Why do people play online games?

Online games can give you the space to be yourself and explore different personalities in a safe environment without anyone knowing you in the physical world. This gives players the convenience of being able to freely explore thoughts and feelings that they may not be comfortable with anywhere else. Only in the U.S. In the US, four out of five consumers in a survey played video games in the past six months, according to a new study by NPD, a US business research firm.

Flow states provide unique learning opportunities because the player is not only very focused on the challenges of the game, but is also determined to complete them because they are being challenged. For social game players, part of the pleasure of playing comes from the fact that it takes place within a social space and is shared with other players. He started out as a streamer on the site playing the best-selling game of all time, Minecraft. For example, to succeed in online games, players often have to use a variety of social skills, such as leadership and kindness.

They can help pass time, encourage relaxation and even be excellent educational tools thanks to their ability to motivate players and promote collaborative play. There is the mobile game about outer space saboteurs Among Us (which 100 million people have downloaded); and the Jackbox games that mix video conferencing and elements of classics such as Pictionary, and that have acted as a substitute for face-to-face happy hours. When they're in a state of flow, players focus, seem to lose track of time, and feel motivated to keep playing because they're having fun. There are a number of benefits of online social gaming (for more information on this, see the benefits of social gaming), and perhaps the most obvious is the ability to connect with friends and family.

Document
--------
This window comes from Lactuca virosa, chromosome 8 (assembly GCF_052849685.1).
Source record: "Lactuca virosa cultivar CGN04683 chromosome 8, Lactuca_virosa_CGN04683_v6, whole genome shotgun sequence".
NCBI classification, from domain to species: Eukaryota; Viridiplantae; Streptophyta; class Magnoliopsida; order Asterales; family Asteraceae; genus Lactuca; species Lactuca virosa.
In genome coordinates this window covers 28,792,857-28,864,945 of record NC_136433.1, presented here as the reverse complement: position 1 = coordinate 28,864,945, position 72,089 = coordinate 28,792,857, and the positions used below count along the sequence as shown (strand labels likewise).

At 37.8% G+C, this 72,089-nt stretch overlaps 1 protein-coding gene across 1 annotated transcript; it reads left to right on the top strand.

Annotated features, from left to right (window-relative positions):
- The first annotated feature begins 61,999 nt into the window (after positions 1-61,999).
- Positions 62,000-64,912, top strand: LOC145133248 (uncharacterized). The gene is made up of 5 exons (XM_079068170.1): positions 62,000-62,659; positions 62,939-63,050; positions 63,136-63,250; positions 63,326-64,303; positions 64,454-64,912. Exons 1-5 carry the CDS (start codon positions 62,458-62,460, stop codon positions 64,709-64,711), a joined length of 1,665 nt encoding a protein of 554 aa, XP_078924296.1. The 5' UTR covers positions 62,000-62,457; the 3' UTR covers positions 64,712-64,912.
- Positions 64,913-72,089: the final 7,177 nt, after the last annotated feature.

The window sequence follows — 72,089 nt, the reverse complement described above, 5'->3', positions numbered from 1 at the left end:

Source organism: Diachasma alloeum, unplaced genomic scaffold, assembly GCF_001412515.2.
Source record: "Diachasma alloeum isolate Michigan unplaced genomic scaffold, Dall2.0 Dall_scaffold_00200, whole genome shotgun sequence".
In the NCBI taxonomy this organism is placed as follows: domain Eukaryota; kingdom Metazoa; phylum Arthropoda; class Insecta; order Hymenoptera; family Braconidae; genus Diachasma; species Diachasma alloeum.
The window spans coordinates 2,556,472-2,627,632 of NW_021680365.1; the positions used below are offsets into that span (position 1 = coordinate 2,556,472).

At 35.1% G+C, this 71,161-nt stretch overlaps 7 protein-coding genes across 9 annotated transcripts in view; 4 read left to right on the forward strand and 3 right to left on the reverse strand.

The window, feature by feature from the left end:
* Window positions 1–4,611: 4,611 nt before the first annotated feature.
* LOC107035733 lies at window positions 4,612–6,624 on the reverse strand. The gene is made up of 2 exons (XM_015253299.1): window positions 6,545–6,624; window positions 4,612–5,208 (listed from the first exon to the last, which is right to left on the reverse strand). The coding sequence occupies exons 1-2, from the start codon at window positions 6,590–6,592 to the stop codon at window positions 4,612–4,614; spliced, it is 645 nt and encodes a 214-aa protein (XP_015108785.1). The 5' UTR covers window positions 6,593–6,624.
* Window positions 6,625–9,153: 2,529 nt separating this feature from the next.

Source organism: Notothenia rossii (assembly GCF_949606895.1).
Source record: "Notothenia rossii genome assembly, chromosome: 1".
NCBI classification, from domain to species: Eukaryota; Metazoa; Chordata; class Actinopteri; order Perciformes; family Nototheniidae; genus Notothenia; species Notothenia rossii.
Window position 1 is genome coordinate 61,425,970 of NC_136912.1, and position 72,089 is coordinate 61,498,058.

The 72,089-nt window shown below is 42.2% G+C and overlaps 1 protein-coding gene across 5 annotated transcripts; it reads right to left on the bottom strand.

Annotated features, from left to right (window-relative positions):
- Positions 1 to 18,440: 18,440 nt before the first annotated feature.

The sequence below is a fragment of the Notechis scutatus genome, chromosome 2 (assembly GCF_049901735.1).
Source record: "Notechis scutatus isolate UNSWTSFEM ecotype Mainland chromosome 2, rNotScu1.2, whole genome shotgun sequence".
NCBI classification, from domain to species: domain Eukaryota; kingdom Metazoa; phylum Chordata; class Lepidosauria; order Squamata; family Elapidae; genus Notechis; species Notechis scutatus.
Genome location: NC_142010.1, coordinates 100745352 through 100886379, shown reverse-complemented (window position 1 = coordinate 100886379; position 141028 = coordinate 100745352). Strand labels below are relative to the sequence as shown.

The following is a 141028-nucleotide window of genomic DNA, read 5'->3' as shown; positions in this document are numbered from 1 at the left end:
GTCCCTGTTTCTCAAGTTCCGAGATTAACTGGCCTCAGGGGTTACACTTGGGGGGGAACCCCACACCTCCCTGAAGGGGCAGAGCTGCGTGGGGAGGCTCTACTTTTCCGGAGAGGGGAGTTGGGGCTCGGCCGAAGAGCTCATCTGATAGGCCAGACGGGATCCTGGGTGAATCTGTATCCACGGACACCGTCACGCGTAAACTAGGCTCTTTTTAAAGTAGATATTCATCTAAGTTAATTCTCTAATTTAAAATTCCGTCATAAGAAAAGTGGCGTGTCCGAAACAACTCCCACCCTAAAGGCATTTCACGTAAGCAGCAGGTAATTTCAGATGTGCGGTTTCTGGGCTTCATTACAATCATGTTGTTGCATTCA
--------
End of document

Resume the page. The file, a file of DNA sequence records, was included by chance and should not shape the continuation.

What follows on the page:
Released in March, Nintendo's game Switch, which broke records and tripled the company's profits, leaves players in a small tropical town full of neighboring anthropomorphic talking animals that help them redecorate their home, catch butterflies and grow fruit trees. There's also a fan-created online marketplace where players connect to trade rare fruits and furniture, called Nookazon. The pandemic “really opened the eyes of a lot of people, even those who weren't gamers, to what games can do to bring people together,” says Daniel Luu, founder of Nookazon, who is a software developer and an active gamer based in Washington, DC. Video games offer many different opportunities to develop new skills or abilities and generally provide positive feedback to players as they overcome increasingly difficult challenges.

There is a large study that shows that children feel like they belong when they play with people they don't know. The relationship refers to being in social contact with others, such as other online players; sharing this social experience with others increases the enjoyment and motivation to play any specific game for longer periods of time. Games have exploded during the pandemic, reaching people who played from time to time, or even those who had previously turned it down completely.

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